Wilcke’s critique followed the lifting of a travel ban on ten Mubarak regime officials after they repaid the value of gifts they were said to have received from the country’s leading state-run newspaper, Al-Ahram. Implicated in the case were Mubarak himself, as well as former prime minister Ahmed Nazif, and former Shura Council speaker Safwat El-Sherif.

In a separate, high-profile case, the public prosecutor is currently considering a settlement request by fugitive business tycoon Hussein Salem, one of Egypt’s wealthiest businessmen and a close associate of Mubarak, who fled to Spain during the 2011 uprising. Salem offered 75 percent of his assets inside Egypt and 55 percent of his wealth abroad in exchange for the government dropping all corruption charges against him. In March 2012, Salem was handed a fifteen-year sentence in absentia for illegally acquiring public property. He was also sentenced to fifteen years in jail in June 2012 for squandering public funds in a controversial gas deal with Israel before the Cassation Court ordered a retrial in March. According to the privately owned daily Al-Shorouk, Salem’s lawyer puts his total wealth at approximately 10 billion Egyptian pounds (approximately $1.4 billion).

“If you have the money you buy your way out of jail,” says Wael Gamal, an economic journalist and commentator at Al-Shorouk. “Meanwhile, we have thousands of farmers and peasants imprisoned in Egypt because they failed to pay back banks some small debts.”

Some 450,000 farmers are struggling with financial problems in settling their debts with the state-owned Development and Agricultural Bank, according to the Land Center for Human Rights. Predatory lending practices have left farmers with debts at usurious rates of interest and debts many times the original loan.

“Morsi represents the powerful and not the marginalized,” says Karam Saber, director of the center, which estimates the accumulated value of all small farm loans at no more than 2 billion Egyptian pounds (approximately $288 million). “It’s natural that the government of Morsi and the Brotherhood reconciles with this group of corrupt businessmen from the former regime and gives them their freedom.”

There is criticism of the government’s handling of the reconciliation process from the business community as well. Though its members generally view it as essential to boost investor confidence in Egypt, particularly in the face of a plunge in foreign currency reserves and rising inflation, some are concerned it is insufficient.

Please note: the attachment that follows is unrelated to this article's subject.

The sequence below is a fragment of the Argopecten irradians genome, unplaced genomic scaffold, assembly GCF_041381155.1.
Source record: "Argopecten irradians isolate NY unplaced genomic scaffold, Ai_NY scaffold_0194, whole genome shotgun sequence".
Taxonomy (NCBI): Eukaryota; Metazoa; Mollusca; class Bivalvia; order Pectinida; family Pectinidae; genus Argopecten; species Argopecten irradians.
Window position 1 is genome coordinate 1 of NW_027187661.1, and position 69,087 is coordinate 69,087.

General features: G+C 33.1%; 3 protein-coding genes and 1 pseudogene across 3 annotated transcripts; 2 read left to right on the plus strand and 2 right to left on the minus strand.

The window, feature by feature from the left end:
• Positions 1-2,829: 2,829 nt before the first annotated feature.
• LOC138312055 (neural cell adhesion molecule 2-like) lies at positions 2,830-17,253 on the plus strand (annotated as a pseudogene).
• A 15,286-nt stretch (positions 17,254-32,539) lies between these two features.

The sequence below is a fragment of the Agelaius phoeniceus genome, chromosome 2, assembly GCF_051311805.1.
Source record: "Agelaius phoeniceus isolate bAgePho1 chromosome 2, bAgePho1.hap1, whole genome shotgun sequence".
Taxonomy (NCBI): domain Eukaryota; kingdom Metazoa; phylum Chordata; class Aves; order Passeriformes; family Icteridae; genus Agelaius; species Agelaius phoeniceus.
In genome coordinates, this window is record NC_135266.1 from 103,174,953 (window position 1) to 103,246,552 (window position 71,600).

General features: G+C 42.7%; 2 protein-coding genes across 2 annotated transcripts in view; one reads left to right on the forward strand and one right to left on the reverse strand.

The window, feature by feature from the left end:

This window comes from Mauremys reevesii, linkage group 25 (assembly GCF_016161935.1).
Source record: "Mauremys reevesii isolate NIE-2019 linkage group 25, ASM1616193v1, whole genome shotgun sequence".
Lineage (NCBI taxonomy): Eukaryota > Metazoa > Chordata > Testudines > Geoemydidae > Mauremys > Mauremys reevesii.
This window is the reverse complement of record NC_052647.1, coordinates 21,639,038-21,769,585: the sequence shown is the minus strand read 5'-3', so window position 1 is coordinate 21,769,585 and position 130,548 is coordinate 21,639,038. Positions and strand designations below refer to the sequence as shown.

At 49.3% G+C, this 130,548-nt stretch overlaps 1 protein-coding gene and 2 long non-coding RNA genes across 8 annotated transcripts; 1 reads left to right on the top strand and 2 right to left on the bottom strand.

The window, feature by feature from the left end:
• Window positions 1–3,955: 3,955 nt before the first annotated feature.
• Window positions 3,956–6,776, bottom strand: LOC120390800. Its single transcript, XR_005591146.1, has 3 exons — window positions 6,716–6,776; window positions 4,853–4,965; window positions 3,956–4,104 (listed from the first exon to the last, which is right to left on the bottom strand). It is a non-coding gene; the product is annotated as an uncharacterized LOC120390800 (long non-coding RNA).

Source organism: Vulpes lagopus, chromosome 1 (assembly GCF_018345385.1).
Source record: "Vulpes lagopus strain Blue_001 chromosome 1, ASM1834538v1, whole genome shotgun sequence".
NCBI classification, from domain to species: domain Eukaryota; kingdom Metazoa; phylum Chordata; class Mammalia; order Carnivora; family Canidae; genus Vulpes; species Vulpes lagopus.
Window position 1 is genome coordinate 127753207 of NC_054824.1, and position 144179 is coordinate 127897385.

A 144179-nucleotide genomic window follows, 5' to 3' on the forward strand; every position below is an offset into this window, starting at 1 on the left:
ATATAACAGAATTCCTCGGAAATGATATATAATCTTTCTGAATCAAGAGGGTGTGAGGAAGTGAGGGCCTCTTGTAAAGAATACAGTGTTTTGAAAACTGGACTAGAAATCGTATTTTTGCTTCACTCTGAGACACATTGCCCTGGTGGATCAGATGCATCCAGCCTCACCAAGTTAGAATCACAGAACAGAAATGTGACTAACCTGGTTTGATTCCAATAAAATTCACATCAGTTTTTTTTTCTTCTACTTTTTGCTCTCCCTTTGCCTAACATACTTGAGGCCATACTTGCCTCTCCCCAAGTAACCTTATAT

“This reconciliation initiative is very important, not only because it will help restart some of the investment that has stopped in the country and keep the ball rolling but also because it is a very important message of comfort to the international investment community,” says Wael Ziada, head of research at EFG Hermes, Egypt’s biggest investment bank. “But what the government has done, in my view, is very little steps towards that.”

Ziada points to the recent case against two of Egypt’s major businessmen, Nassef Sawiris, chairman of Orascom Construction Industries (OCI), the largest company listed on the Egyptian stock exchange, and his father, Onsi Sawiris, former chairman. Nassef had been enthusiastic about the government’s reconciliation initiatives. In February he told the Financial Times, that it would “restore confidence but a lot of our European and US partners are telling us that the proof of the pudding is in the eating.”

A month later, Egyptian authorities slapped a travel ban on the two men on charges of tax evasion. They were both outside of the country at the time but faced arrest on their return. The government accused OCI of owing more than 14 billion Egyptian pounds (approximately $2.1 billion) in unpaid taxes from a 2007 deal to sell its concrete-manufacturing subsidiary to the French company Lafarge for 66.4 billion Egyptian pounds ($9.6 billion)—the largest ever in the history of the stock exchange.

OCI had listed the subsidiary on the stock market two months prior to the deal, allowing it to benefit from legal provisions exempting stock market transactions from tax. “The law has gaps and Sawiris used the legal gaps,” says Gamal. “There is no capital gains tax until this moment in the stock market but when you deal with that you can’t be retrospective, it’s against any tax laws in the world.”

On April 30, OCI reached a settlement with Egyptian authorities and agreed to pay 7.1 billion Egyptian pounds (approximately $1 billion) in ten installments over a four-year period. In a statement, the company maintained it had done nothing wrong and continued to believe it had not broken any tax laws but did not want to face “a prolonged legal battle with unpredictable outcomes.” The travel ban on Sawiris and his father was lifted yet many economic analysts have warned the OCI tax dispute sent the opposite signal to prospective investors that the government’s reconciliation efforts are intended to foster.

Nevertheless, the reconciliation negotiations with companies, businessmen and former regime officials continuing behind closed doors as Morsi and the Muslim Brotherhood face unabated political turbulence and unrest throughout the country.

“This is all part of a political strategy, it’s a political reconciliation,” Gamal says. “The guys who run the policies of the Muslim Brotherhood are open to negotiating with the corrupt elements of the business community for the sake of political control.”